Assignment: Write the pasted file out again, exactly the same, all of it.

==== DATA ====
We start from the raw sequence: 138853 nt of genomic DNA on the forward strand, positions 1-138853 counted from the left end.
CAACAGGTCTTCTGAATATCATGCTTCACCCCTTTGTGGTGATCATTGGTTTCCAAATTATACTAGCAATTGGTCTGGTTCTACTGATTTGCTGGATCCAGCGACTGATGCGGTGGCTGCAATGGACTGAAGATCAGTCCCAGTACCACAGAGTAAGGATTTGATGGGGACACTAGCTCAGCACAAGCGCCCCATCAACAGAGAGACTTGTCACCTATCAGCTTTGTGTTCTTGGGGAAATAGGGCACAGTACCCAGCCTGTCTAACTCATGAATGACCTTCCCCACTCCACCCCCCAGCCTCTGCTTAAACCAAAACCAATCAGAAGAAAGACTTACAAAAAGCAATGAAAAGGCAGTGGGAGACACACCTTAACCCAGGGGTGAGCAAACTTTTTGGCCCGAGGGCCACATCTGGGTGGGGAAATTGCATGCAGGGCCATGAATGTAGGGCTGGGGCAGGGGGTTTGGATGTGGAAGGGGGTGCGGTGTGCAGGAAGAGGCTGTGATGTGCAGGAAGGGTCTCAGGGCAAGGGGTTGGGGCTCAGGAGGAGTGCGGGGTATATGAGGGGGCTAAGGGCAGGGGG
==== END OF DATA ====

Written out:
We start from the raw sequence: 138853 nt of genomic DNA on the forward strand, positions 1-138853 counted from the left end.
CAACAGGTCTTCTGAATATCATGCTTCACCCCTTTGTGGTGATCATTGGTTTCCAAATTATACTAGCAATTGGTCTGGTTCTACTGATTTGCTGGATCCAGCGACTGATGCGGTGGCTGCAATGGACTGAAGATCAGTCCCAGTACCACAGAGTAAGGATTTGATGGGGACACTAGCTCAGCACAAGCGCCCCATCAACAGAGAGACTTGTCACCTATCAGCTTTGTGTTCTTGGGGAAATAGGGCACAGTACCCAGCCTGTCTAACTCATGAATGACCTTCCCCACTCCACCCCCCAGCCTCTGCTTAAACCAAAACCAATCAGAAGAAAGACTTACAAAAAGCAATGAAAAGGCAGTGGGAGACACACCTTAACCCAGGGGTGAGCAAACTTTTTGGCCCGAGGGCCACATCTGGGTGGGGAAATTGCATGCAGGGCCATGAATGTAGGGCTGGGGCAGGGGGTTTGGATGTGGAAGGGGGTGCGGTGTGCAGGAAGAGGCTGTGATGTGCAGGAAGGGTCTCAGGGCAAGGGGTTGGGGCTCAGGAGGAGTGCGGGGTATATGAGGGGGCTAAGGGCAGGGGG